Month: April 2019

Marah Chase Shows You How To Conquer a Tomb the Correct Way!

Rogue archeologist Marah Chase is approached by MI6 with an impossible mission: to help them recover a lost treasure with the potential to destroy humanity.

Once a rising star in the field of archaeology, Marah Chase is now a black-market treasure hunter, her services available to the highest bidder. But when she s caught “rescuing” relics in Syria before they’re destroyed by war, an MI6 officer named Joanna Mason approaches her with an offer she can’t refuse: help save the world or rot in prison.

All Chase has to do is find Alexander the Great s lost tomb, recover an ancient weapon of mass destruction he may have used to conquer the earth, and destroy it before the bad guys can get it. Among those adversaries are a powerful church that believes in a forgotten epoch of advanced alien technology, the white supremacist thugs in its employ, and the rival archaeologist who recently left Chase for dead.

Chase can’t resist a challenge or the British spy recruiting her. There’s just one problem. If Chase has any hope of unearthing Alexander’s tomb before the forces hot on her heels do, she’ll need the help of the one person she’s been afraid to see since her fall from grace: Zoe Forrester, the heir to a hidden journal that holds the key and Chase’s ex-girlfriend.

A contemporary homage to the best adventure stories of literature, television, and film, Marah Chase and the Conqueror’s Tomb is an action-packed, globe-trotting quest, perfect for anyone who’s ever thought Indy really ought to be Jewish, female, and gay.

Continue reading “Marah Chase Shows You How To Conquer a Tomb the Correct Way!”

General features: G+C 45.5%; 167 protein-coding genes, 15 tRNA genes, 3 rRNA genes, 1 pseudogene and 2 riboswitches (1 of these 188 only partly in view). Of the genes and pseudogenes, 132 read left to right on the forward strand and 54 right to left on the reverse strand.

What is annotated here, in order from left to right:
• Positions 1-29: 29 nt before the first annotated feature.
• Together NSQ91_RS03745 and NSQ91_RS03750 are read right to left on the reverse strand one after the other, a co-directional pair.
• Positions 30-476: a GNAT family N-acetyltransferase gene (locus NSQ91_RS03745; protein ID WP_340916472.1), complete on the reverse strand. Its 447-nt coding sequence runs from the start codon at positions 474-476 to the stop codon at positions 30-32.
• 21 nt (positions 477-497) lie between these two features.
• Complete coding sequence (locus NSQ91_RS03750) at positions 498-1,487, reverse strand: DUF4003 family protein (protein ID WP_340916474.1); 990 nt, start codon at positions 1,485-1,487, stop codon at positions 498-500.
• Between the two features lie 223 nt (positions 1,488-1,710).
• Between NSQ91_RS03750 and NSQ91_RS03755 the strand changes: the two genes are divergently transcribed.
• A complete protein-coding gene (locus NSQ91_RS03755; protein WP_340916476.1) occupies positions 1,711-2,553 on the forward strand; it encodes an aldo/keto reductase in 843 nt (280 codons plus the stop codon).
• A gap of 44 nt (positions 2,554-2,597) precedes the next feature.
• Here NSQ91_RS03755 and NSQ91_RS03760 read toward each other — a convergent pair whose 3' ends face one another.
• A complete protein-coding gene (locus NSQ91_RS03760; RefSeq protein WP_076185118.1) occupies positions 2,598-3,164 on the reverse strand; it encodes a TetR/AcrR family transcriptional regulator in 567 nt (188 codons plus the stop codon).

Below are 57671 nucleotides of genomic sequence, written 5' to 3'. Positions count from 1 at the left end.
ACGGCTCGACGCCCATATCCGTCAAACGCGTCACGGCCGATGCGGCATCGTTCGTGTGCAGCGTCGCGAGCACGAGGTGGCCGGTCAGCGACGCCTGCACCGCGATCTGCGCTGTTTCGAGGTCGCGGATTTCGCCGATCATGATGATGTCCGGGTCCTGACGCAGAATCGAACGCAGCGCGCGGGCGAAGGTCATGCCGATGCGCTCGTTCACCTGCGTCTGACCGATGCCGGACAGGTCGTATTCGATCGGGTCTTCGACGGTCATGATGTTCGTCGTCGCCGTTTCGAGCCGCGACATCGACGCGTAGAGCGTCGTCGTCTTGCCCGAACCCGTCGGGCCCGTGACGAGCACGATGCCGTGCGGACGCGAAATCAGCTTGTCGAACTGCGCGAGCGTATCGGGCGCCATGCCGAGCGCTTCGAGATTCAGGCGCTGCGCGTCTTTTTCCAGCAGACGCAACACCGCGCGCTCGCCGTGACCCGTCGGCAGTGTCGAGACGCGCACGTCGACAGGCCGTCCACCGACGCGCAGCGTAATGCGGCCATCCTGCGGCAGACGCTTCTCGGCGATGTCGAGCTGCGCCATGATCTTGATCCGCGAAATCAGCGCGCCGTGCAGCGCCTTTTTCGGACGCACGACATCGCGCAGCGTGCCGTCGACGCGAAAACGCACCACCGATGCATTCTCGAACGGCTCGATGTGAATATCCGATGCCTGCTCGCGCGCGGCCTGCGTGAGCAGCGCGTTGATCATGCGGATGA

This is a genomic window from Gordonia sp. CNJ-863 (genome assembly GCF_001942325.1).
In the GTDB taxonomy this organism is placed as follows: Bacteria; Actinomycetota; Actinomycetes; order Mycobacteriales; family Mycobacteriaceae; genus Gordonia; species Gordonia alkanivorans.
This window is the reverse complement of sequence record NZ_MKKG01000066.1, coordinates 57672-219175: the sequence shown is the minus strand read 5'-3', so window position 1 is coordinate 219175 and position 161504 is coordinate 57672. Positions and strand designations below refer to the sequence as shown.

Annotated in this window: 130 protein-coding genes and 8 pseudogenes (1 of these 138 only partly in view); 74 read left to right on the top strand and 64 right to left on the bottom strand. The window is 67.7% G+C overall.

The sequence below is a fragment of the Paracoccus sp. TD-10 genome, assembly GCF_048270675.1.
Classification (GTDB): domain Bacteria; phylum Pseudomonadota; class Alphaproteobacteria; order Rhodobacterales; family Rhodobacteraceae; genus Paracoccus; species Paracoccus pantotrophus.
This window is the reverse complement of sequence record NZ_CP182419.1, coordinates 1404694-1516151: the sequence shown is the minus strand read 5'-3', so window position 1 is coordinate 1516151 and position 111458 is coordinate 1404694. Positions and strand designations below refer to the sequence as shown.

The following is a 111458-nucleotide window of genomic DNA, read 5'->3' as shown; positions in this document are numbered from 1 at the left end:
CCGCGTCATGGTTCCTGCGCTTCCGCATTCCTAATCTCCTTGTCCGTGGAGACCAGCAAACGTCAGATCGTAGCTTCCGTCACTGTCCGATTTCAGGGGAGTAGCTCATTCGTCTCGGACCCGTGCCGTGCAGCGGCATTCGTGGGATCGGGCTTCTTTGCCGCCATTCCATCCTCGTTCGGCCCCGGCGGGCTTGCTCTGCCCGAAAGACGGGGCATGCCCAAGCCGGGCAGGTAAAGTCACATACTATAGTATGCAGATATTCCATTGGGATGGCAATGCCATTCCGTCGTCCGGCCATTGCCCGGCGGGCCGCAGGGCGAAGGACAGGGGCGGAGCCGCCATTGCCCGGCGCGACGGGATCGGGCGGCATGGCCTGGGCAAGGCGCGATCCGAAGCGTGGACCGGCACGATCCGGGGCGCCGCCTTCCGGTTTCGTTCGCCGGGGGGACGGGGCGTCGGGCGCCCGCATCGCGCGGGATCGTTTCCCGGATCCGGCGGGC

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16 Questions With Faye Hall Author of Wrath & Mercy

Topher Hoffman: Ladies and gentlemen, today we have a special guest here at the House of 1000 Books blog.   She’s a mother by day, and steamy romance novel writer by night!   When reading her work, if you can’t sense that love is in the air, at least you will witness corruption, deceit, murders, and a lot of other topics that will make you grin.

Continue reading “16 Questions With Faye Hall Author of Wrath & Mercy”

10 Unwritten New Rules of the Road You Should Learn Today!

Possibly, one of the most significant milestones in a young person life is the day that they finally go for their driver’s license.

For most, they spend countless hours practicing, they read up on the laws of the road, and even shed some tears of frustration, while they deal with the learning curve of full-filling one of their many teenage dreams.

In Ontario, Canada one of the rites of passage for the soon-to-be driver is when they get their own copy of The MTO Driver’s Handbook. This legendary tome is filled with an abundance of information that both young novice and old veteran drivers should have imprinted into their brains. It includes the do’s and the don’t s of the road that include such topics as how to take corners correctly when to use your lights, speed limits, and an abundance of other valuable and essential information.

I remember the day I was ready to write my test. It was my16th birthday. I really knew my stuff when it came to the rules of the road, and I was sure I was going to pass my written driving exam. Walking into the examination room, I felt like a slightly nervous baby kitten, walking out I was an overconfident road warrior because I beat that test with flying colours.

That was then, this is now, and boy-oh-boy how times have changed. I now have thousands of hours driving, and use to consider myself a safe, considerate, generous, and knowledgeable motorist. But recently, I have been second guessing those claims and asking myself, do I still know the rules of the road? How I drive versus the way other roadies operate their cars are definitely in contrast.